A Belfast man who was arrested for rioting after tagging himself on social media was handed a two-year sentence after appearing in court today.
Robert Darragh, from Hopewell Crescent in the Shankill area, was arrested by police after tagging himself twice as being present during serious street disorder which broke out in the Woodvale/Twaddell area last July.
He will spend half his sentence in prison, with the remainder of the sentence served on licence when he is released from custody.
Trouble flared in the area following a Parade Commission’s determination not to allow a loyalist flute band to pass by the nationalist Ardoyne shop fronts area on July 13.
A total of 29 police officers were injured during last year’s rioting after police lines were pelted with masonry, bricks, bottles and other items, with one officer almost losing an ear.
Crown prosecutor Simon Jenkins told Belfast Crown Court that 21-year old Darragh was captured on CCTV in the area for around an hour and a half that evening. The prosecutor said Darragh was observed “on numerous occasions” throwing various items at police lines.
He was also seen on CCTV footage throwing around 11 items from an overturned wheelie bin at officers.
The court heard that during the riot, Darragh covered his face and had his hood up in a bid to disguise his appearance. However, he was pictured sitting on a wall with his face uncovered prior to involving himself in the riot.
Mr Jenkins said that following the riot, police trawled through social media and discovered that Darragh had tagged himself as the man sitting on the wall, and had again tagged himself as one of the males rioting on the Woodvale Road.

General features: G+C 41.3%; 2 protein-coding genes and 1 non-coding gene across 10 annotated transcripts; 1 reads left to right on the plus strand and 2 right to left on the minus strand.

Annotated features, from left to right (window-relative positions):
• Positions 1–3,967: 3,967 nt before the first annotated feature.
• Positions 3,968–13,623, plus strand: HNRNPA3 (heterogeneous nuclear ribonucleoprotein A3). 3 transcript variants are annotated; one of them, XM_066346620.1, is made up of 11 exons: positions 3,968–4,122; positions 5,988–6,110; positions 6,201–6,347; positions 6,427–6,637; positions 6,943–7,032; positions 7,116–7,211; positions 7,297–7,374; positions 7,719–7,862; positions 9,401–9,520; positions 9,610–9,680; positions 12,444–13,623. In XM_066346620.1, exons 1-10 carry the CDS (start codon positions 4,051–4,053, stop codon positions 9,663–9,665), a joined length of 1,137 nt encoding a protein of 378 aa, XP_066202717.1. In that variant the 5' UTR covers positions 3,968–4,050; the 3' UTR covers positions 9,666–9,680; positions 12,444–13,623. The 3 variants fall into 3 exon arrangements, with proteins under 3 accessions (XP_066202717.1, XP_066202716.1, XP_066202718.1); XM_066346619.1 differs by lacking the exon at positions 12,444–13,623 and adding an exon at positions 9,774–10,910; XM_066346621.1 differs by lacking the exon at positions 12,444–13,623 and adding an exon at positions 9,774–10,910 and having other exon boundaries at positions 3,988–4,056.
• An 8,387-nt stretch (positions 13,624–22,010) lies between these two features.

When he was arrested and interviewed, Darragh said he had been drinking heavily and whilst he admitted he was in the area, he said he couldn’t remember throwing anything at police.
At that stage, Darragh also admitted being the man sitting on the wall and “didn’t admit” being the man rioting - despite the two images showing a man wearing identical clothes. He subsequently admitted a single charge of rioting.
Defence barrister Michael Boyd accepted that his client was “one of a handful of individuals in front of that crowd involved in throwing missiles at police lines from a short distance”.
Mr Boyd added there was “nothing to suggest any police officer was injured as a result of anything,” Darragh did.
The barrister said that when questioned by police about his involvement, Darragh made the case that he couldn’t remember as he had been on a three-day binge.
He also expressed shame for his actions during police interview, with Mr Boyd revealing that Darragh’s family were “appalled and disgusted by his actions.”
Mr Boyd concluded by saying Darragh “does not have a sectarian bone in his body” but rather last July he “allowed himself to get caught up with a group of people he knew” which resulted in him acting in an “outrageous way.”
Passing sentence, Judge Gordon Kerr QC said Northern Ireland has been “plagued” by riots which result in both police officers sustaining injuries and those responsible being sent to jail.